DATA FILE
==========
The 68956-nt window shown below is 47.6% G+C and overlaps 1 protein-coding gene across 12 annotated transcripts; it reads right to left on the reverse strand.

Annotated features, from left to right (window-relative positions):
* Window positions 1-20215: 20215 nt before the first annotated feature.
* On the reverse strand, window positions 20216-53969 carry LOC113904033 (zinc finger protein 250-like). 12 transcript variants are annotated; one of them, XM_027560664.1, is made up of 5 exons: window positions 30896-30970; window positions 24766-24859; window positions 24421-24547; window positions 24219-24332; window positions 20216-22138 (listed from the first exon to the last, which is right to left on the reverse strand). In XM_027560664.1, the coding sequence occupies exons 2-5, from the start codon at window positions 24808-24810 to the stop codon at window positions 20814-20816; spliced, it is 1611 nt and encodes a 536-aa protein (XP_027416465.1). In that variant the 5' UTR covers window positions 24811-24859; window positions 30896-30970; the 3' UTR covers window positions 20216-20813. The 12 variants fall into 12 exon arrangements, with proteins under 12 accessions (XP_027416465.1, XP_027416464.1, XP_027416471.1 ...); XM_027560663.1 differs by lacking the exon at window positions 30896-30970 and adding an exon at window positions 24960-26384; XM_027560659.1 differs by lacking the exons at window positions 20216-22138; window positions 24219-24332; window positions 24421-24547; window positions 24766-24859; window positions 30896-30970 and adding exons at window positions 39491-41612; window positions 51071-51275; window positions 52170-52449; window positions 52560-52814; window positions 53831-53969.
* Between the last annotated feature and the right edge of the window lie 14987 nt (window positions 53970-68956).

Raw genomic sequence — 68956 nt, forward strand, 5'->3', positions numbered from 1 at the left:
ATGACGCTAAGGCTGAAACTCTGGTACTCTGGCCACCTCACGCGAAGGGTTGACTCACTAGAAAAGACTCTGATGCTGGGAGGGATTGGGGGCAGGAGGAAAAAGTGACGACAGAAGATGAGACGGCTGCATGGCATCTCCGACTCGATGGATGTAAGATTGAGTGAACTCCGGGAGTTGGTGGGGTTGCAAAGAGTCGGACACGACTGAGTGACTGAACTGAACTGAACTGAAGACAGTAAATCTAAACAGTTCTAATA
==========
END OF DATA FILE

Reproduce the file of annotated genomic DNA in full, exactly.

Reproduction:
The 68956-nt window shown below is 47.6% G+C and overlaps 1 protein-coding gene across 12 annotated transcripts; it reads right to left on the reverse strand.

Annotated features, from left to right (window-relative positions):
* Window positions 1-20215: 20215 nt before the first annotated feature.
* On the reverse strand, window positions 20216-53969 carry LOC113904033 (zinc finger protein 250-like). 12 transcript variants are annotated; one of them, XM_027560664.1, is made up of 5 exons: window positions 30896-30970; window positions 24766-24859; window positions 24421-24547; window positions 24219-24332; window positions 20216-22138 (listed from the first exon to the last, which is right to left on the reverse strand). In XM_027560664.1, the coding sequence occupies exons 2-5, from the start codon at window positions 24808-24810 to the stop codon at window positions 20814-20816; spliced, it is 1611 nt and encodes a 536-aa protein (XP_027416465.1). In that variant the 5' UTR covers window positions 24811-24859; window positions 30896-30970; the 3' UTR covers window positions 20216-20813. The 12 variants fall into 12 exon arrangements, with proteins under 12 accessions (XP_027416465.1, XP_027416464.1, XP_027416471.1 ...); XM_027560663.1 differs by lacking the exon at window positions 30896-30970 and adding an exon at window positions 24960-26384; XM_027560659.1 differs by lacking the exons at window positions 20216-22138; window positions 24219-24332; window positions 24421-24547; window positions 24766-24859; window positions 30896-30970 and adding exons at window positions 39491-41612; window positions 51071-51275; window positions 52170-52449; window positions 52560-52814; window positions 53831-53969.
* Between the last annotated feature and the right edge of the window lie 14987 nt (window positions 53970-68956).

Raw genomic sequence — 68956 nt, forward strand, 5'->3', positions numbered from 1 at the left:
ATGACGCTAAGGCTGAAACTCTGGTACTCTGGCCACCTCACGCGAAGGGTTGACTCACTAGAAAAGACTCTGATGCTGGGAGGGATTGGGGGCAGGAGGAAAAAGTGACGACAGAAGATGAGACGGCTGCATGGCATCTCCGACTCGATGGATGTAAGATTGAGTGAACTCCGGGAGTTGGTGGGGTTGCAAAGAGTCGGACACGACTGAGTGACTGAACTGAACTGAACTGAAGACAGTAAATCTAAACAGTTCTAATA